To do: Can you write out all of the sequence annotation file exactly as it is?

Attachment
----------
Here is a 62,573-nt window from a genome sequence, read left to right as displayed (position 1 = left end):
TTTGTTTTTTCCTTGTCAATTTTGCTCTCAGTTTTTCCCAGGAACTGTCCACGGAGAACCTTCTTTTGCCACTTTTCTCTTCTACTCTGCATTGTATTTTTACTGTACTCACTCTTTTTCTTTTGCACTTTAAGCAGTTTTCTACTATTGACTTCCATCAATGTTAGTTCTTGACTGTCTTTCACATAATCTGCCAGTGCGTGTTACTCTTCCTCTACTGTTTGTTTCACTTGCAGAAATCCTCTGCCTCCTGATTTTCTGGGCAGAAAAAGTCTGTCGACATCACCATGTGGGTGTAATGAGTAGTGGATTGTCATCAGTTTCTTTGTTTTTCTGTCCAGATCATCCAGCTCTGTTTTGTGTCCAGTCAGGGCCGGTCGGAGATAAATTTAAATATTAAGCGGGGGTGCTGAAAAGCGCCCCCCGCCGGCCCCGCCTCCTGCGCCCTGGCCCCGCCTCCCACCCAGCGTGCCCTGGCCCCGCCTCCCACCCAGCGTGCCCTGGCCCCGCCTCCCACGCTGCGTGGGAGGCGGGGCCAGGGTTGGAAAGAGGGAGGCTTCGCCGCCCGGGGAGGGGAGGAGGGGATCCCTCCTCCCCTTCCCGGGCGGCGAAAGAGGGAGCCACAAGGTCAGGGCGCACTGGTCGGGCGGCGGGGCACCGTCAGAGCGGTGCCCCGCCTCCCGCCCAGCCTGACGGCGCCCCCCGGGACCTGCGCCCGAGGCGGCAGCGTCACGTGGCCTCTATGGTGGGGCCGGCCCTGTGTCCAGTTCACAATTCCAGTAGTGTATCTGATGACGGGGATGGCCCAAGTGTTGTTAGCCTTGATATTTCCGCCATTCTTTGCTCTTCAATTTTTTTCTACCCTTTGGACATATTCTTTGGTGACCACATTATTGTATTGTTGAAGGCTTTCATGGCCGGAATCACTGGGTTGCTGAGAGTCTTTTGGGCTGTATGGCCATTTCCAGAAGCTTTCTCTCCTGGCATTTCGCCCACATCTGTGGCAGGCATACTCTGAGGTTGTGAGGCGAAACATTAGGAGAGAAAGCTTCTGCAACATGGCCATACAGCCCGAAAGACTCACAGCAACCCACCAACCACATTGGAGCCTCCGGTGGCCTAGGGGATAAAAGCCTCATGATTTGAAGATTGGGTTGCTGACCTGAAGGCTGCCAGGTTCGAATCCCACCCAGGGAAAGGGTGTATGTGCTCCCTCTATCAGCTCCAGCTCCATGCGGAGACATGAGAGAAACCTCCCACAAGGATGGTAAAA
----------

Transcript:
Here is a 62,573-nt window from a genome sequence, read left to right as displayed (position 1 = left end):
TTTGTTTTTTCCTTGTCAATTTTGCTCTCAGTTTTTCCCAGGAACTGTCCACGGAGAACCTTCTTTTGCCACTTTTCTCTTCTACTCTGCATTGTATTTTTACTGTACTCACTCTTTTTCTTTTGCACTTTAAGCAGTTTTCTACTATTGACTTCCATCAATGTTAGTTCTTGACTGTCTTTCACATAATCTGCCAGTGCGTGTTACTCTTCCTCTACTGTTTGTTTCACTTGCAGAAATCCTCTGCCTCCTGATTTTCTGGGCAGAAAAAGTCTGTCGACATCACCATGTGGGTGTAATGAGTAGTGGATTGTCATCAGTTTCTTTGTTTTTCTGTCCAGATCATCCAGCTCTGTTTTGTGTCCAGTCAGGGCCGGTCGGAGATAAATTTAAATATTAAGCGGGGGTGCTGAAAAGCGCCCCCCGCCGGCCCCGCCTCCTGCGCCCTGGCCCCGCCTCCCACCCAGCGTGCCCTGGCCCCGCCTCCCACCCAGCGTGCCCTGGCCCCGCCTCCCACGCTGCGTGGGAGGCGGGGCCAGGGTTGGAAAGAGGGAGGCTTCGCCGCCCGGGGAGGGGAGGAGGGGATCCCTCCTCCCCTTCCCGGGCGGCGAAAGAGGGAGCCACAAGGTCAGGGCGCACTGGTCGGGCGGCGGGGCACCGTCAGAGCGGTGCCCCGCCTCCCGCCCAGCCTGACGGCGCCCCCCGGGACCTGCGCCCGAGGCGGCAGCGTCACGTGGCCTCTATGGTGGGGCCGGCCCTGTGTCCAGTTCACAATTCCAGTAGTGTATCTGATGACGGGGATGGCCCAAGTGTTGTTAGCCTTGATATTTCCGCCATTCTTTGCTCTTCAATTTTTTTCTACCCTTTGGACATATTCTTTGGTGACCACATTATTGTATTGTTGAAGGCTTTCATGGCCGGAATCACTGGGTTGCTGAGAGTCTTTTGGGCTGTATGGCCATTTCCAGAAGCTTTCTCTCCTGGCATTTCGCCCACATCTGTGGCAGGCATACTCTGAGGTTGTGAGGCGAAACATTAGGAGAGAAAGCTTCTGCAACATGGCCATACAGCCCGAAAGACTCACAGCAACCCACCAACCACATTGGAGCCTCCGGTGGCCTAGGGGATAAAAGCCTCATGATTTGAAGATTGGGTTGCTGACCTGAAGGCTGCCAGGTTCGAATCCCACCCAGGGAAAGGGTGTATGTGCTCCCTCTATCAGCTCCAGCTCCATGCGGAGACATGAGAGAAACCTCCCACAAGGATGGTAAAA